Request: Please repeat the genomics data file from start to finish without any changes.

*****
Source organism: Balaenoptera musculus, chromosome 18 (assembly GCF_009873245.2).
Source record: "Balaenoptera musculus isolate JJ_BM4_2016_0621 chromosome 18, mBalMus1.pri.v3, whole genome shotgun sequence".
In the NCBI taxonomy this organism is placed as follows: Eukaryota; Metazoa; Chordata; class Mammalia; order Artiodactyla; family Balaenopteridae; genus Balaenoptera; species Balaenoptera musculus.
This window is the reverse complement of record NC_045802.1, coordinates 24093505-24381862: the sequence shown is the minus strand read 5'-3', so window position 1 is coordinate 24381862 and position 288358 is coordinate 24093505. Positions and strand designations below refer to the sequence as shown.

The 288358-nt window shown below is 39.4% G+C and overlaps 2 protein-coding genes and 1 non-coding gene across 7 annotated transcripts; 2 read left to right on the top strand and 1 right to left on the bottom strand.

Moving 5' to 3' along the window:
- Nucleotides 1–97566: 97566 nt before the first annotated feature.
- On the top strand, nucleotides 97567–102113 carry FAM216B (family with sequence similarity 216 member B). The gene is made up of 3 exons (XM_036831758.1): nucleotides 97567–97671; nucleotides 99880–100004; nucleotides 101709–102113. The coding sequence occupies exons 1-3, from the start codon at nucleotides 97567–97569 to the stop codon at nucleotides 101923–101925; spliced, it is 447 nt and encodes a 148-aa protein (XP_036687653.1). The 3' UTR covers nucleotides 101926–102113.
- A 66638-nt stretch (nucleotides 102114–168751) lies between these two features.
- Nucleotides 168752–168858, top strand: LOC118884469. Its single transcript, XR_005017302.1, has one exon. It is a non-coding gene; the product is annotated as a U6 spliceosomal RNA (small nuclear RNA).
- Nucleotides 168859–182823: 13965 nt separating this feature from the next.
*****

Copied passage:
Source organism: Balaenoptera musculus, chromosome 18 (assembly GCF_009873245.2).
Source record: "Balaenoptera musculus isolate JJ_BM4_2016_0621 chromosome 18, mBalMus1.pri.v3, whole genome shotgun sequence".
In the NCBI taxonomy this organism is placed as follows: Eukaryota; Metazoa; Chordata; class Mammalia; order Artiodactyla; family Balaenopteridae; genus Balaenoptera; species Balaenoptera musculus.
This window is the reverse complement of record NC_045802.1, coordinates 24093505-24381862: the sequence shown is the minus strand read 5'-3', so window position 1 is coordinate 24381862 and position 288358 is coordinate 24093505. Positions and strand designations below refer to the sequence as shown.

The 288358-nt window shown below is 39.4% G+C and overlaps 2 protein-coding genes and 1 non-coding gene across 7 annotated transcripts; 2 read left to right on the top strand and 1 right to left on the bottom strand.

Moving 5' to 3' along the window:
- Nucleotides 1–97566: 97566 nt before the first annotated feature.
- On the top strand, nucleotides 97567–102113 carry FAM216B (family with sequence similarity 216 member B). The gene is made up of 3 exons (XM_036831758.1): nucleotides 97567–97671; nucleotides 99880–100004; nucleotides 101709–102113. The coding sequence occupies exons 1-3, from the start codon at nucleotides 97567–97569 to the stop codon at nucleotides 101923–101925; spliced, it is 447 nt and encodes a 148-aa protein (XP_036687653.1). The 3' UTR covers nucleotides 101926–102113.
- A 66638-nt stretch (nucleotides 102114–168751) lies between these two features.
- Nucleotides 168752–168858, top strand: LOC118884469. Its single transcript, XR_005017302.1, has one exon. It is a non-coding gene; the product is annotated as a U6 spliceosomal RNA (small nuclear RNA).
- Nucleotides 168859–182823: 13965 nt separating this feature from the next.